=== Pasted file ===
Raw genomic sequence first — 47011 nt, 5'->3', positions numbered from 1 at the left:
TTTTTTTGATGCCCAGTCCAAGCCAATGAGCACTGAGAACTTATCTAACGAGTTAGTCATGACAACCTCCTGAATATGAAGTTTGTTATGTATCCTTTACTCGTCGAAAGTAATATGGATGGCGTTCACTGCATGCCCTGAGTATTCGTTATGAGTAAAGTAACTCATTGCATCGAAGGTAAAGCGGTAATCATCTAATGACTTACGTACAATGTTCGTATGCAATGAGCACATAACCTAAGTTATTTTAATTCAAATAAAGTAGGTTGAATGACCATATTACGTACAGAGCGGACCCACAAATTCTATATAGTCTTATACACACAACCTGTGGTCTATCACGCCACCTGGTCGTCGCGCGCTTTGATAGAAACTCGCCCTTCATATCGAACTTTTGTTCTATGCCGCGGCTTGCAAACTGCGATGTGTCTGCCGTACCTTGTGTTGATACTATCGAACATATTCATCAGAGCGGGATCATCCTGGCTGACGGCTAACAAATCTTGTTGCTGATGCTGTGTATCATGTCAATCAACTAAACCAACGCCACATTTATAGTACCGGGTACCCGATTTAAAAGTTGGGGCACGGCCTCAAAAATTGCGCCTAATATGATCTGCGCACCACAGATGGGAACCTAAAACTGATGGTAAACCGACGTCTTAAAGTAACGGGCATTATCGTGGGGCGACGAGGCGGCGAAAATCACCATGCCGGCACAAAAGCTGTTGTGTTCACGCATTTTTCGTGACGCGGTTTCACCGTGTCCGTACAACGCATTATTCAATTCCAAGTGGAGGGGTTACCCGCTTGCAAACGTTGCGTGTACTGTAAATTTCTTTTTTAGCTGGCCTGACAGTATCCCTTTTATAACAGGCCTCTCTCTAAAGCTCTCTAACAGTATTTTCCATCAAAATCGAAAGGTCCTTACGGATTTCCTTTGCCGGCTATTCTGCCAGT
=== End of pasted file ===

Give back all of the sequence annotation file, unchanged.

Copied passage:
Raw genomic sequence first — 47011 nt, 5'->3', positions numbered from 1 at the left:
TTTTTTTGATGCCCAGTCCAAGCCAATGAGCACTGAGAACTTATCTAACGAGTTAGTCATGACAACCTCCTGAATATGAAGTTTGTTATGTATCCTTTACTCGTCGAAAGTAATATGGATGGCGTTCACTGCATGCCCTGAGTATTCGTTATGAGTAAAGTAACTCATTGCATCGAAGGTAAAGCGGTAATCATCTAATGACTTACGTACAATGTTCGTATGCAATGAGCACATAACCTAAGTTATTTTAATTCAAATAAAGTAGGTTGAATGACCATATTACGTACAGAGCGGACCCACAAATTCTATATAGTCTTATACACACAACCTGTGGTCTATCACGCCACCTGGTCGTCGCGCGCTTTGATAGAAACTCGCCCTTCATATCGAACTTTTGTTCTATGCCGCGGCTTGCAAACTGCGATGTGTCTGCCGTACCTTGTGTTGATACTATCGAACATATTCATCAGAGCGGGATCATCCTGGCTGACGGCTAACAAATCTTGTTGCTGATGCTGTGTATCATGTCAATCAACTAAACCAACGCCACATTTATAGTACCGGGTACCCGATTTAAAAGTTGGGGCACGGCCTCAAAAATTGCGCCTAATATGATCTGCGCACCACAGATGGGAACCTAAAACTGATGGTAAACCGACGTCTTAAAGTAACGGGCATTATCGTGGGGCGACGAGGCGGCGAAAATCACCATGCCGGCACAAAAGCTGTTGTGTTCACGCATTTTTCGTGACGCGGTTTCACCGTGTCCGTACAACGCATTATTCAATTCCAAGTGGAGGGGTTACCCGCTTGCAAACGTTGCGTGTACTGTAAATTTCTTTTTTAGCTGGCCTGACAGTATCCCTTTTATAACAGGCCTCTCTCTAAAGCTCTCTAACAGTATTTTCCATCAAAATCGAAAGGTCCTTACGGATTTCCTTTGCCGGCTATTCTGCCAGT